Gender recognition and fertility

by | Mar 17, 2019 | UK Fertility News

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Since the introduction of the Gender Recognition Act in 2004, there has been a progression in the way gender recognition and identity are respected. However, many healthcare organisations are still struggling with outdated systems. With this in mind, fertility clinics can offer progressive support through improving compassion, care and respect when it comes to gender recognition and identity.

The struggles of gender recognition

The process of legally changing your gender in the UK is not one that is easy. In fact, many people believe it is dehumanising, gruelling and intrusive.

In order to legally change gender, the individual must first be medically diagnosed by a doctor with the condition ‘gender dysphoria’. After a confirmed diagnosis, individuals must also be living as their chosen gender for two years. Furthermore, they must meet specific criteria and then face a panel of independent judges who can then decide if they warrant legal recognition.

‘I am what I say I am.’

Many people think that people should not only be able to decide for themselves which gender they associate with but that they must also be treated with respect. At the moment, the gender recognition process does not offer respect, understanding and the power of decision making.

Preserving fertility with gender reaffirming treatment

In a similar case, the Equality and Humans Rights Commission (EHRC) are threatening legal action against the NHS. This is because the EHRC claim the NHS discriminates against the transgender community as transgender patients have reduced access to fertility services. NHS bodies can choose whether or not to offer services to transgender patients.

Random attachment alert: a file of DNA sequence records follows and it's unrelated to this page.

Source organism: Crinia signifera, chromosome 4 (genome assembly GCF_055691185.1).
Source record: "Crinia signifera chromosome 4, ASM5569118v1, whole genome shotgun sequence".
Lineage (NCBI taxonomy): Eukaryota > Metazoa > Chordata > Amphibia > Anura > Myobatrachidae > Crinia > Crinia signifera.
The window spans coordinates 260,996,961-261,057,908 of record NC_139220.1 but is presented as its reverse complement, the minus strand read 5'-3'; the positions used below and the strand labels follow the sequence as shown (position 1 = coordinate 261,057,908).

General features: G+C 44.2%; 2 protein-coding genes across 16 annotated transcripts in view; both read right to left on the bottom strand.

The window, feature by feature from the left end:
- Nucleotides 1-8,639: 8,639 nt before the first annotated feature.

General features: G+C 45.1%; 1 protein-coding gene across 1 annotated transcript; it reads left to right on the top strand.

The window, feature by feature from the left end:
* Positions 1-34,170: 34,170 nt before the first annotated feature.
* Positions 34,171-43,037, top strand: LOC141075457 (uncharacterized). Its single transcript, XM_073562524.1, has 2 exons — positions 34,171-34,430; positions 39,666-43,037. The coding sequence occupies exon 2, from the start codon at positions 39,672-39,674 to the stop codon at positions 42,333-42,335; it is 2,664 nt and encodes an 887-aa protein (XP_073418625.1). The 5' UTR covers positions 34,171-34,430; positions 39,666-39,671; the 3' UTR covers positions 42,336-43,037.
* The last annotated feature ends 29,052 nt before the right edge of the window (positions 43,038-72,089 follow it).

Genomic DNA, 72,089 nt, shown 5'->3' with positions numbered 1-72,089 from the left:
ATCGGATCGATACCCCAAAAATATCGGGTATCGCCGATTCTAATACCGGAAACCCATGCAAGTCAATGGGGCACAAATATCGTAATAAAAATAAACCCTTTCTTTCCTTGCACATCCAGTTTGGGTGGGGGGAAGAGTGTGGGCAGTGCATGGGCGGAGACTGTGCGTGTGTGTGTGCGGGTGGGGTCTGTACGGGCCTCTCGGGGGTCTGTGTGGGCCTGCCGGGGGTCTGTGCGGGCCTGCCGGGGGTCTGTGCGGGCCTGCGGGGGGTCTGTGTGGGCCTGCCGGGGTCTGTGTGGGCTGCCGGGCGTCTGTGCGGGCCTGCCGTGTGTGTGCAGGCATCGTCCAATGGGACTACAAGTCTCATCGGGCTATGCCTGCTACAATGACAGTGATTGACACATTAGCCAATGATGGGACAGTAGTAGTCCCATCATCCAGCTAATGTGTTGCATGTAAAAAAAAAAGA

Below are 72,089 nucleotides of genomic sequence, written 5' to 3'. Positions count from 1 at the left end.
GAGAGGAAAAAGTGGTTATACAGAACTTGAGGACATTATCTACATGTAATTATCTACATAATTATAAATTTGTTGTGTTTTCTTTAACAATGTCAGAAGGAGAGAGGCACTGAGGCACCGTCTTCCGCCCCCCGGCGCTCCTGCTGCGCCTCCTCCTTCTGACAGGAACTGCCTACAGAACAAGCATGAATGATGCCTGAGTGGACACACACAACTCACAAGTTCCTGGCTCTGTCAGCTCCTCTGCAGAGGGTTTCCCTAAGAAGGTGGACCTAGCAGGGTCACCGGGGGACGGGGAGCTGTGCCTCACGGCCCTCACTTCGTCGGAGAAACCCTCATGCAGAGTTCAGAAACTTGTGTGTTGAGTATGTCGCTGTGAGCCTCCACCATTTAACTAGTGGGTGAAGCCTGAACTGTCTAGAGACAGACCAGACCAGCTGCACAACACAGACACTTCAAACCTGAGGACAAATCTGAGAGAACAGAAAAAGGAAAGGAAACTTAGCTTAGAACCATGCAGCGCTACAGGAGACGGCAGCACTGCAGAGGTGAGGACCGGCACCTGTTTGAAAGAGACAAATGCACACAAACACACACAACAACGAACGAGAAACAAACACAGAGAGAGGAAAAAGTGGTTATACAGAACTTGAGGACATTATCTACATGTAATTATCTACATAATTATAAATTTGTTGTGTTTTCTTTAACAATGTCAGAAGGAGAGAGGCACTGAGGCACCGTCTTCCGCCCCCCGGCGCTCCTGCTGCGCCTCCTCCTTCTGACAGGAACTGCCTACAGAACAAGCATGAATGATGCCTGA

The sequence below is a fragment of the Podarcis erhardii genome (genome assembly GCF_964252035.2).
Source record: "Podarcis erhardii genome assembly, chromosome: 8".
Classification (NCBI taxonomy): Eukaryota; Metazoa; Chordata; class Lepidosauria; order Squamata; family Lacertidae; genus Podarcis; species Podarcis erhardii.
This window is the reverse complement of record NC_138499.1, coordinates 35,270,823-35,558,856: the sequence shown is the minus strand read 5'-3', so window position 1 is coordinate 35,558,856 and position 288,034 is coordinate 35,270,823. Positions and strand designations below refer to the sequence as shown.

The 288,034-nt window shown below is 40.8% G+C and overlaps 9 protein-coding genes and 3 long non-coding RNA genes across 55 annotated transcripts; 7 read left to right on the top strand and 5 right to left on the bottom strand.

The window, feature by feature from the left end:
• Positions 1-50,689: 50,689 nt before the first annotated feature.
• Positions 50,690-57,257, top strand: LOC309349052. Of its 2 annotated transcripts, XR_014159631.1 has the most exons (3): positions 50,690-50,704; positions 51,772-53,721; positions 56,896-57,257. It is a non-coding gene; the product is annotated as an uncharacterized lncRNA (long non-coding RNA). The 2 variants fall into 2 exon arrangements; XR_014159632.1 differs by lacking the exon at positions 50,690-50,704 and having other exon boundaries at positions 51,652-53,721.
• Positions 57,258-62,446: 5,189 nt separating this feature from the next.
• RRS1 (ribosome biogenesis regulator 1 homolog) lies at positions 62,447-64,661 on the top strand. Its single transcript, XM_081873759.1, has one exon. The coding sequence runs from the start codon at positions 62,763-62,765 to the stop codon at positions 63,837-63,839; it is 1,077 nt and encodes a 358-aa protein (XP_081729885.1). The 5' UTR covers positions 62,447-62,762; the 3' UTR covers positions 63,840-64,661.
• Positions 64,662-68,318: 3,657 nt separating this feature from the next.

Disparity lies in the fact that other patients who receive medical treatment such as those undergoing chemotherapy will routinely be offered fertility treatment. However, there is little guidance for those who receive gender reaffirming treatment.

This is especially true for young transgender people who are facing the challenge of potentially life-saving gender reaffirming treatment alongside the confusion of whether they may want a biological family of their own in the future.

How fertility clinics can support gender identity

Fortunately, there is plenty of support and guidance for fertility treatment for trans and non-binary people from the Human Fertilisation and Embryology Authority.  However, fertility clinics can do more to help their patients through the terminology and identity labels they use.

There are many different terms that people may want to use to describe their identity and supporting the terms people want to use can help to show understanding and respect. It is believed the next Census of England and Wales in 2021 will offer more terminology and improved information on gender identity and sexuality. So, it is crucial that medical services, such as fertility clinics, follow suit to achieve equality for all patients.

However, to ensure fertility clinics can be respectful, the correct information needs to be collated. Already the HFEA offer gender-neutral forms for patients. However, clinics can go one step further by actively asking patients and their partners how they wish to be referred to. This information should be confirmed, stored and easy to find so that staff can always treat patients with respect throughout their treatment.

Fertility clinics need to ensure that gender identity respect goes beyond just the initial form. It should continue throughout all face-to-face communication and electronic communication to show respect, awareness and not to cause offence.

Inaccurate information can be offensive and hurtful, so it is essential clinics can correctly store and recall the information for every patient interaction. Remember, for some people they may not be sure which label they best identify with, and this may change throughout the course of treatment.

Fertility clinics can help to support their patients by encouraging communication as well as making staff aware of any changes in preferences as well as the name and pronoun they feel best suits them.

How Fertility Consent approaches gender recognition

We believe the best approach for Fertility Consent is to let the patient / partner decide how they wish to be referred to, rather than provide a list of ‘labels’ to pick from.

By recording their preference staff can see this on their dashboard and can then ensure all face-to-face communication and electronic communication (forms, emails) respects the patient / partner’s choice.

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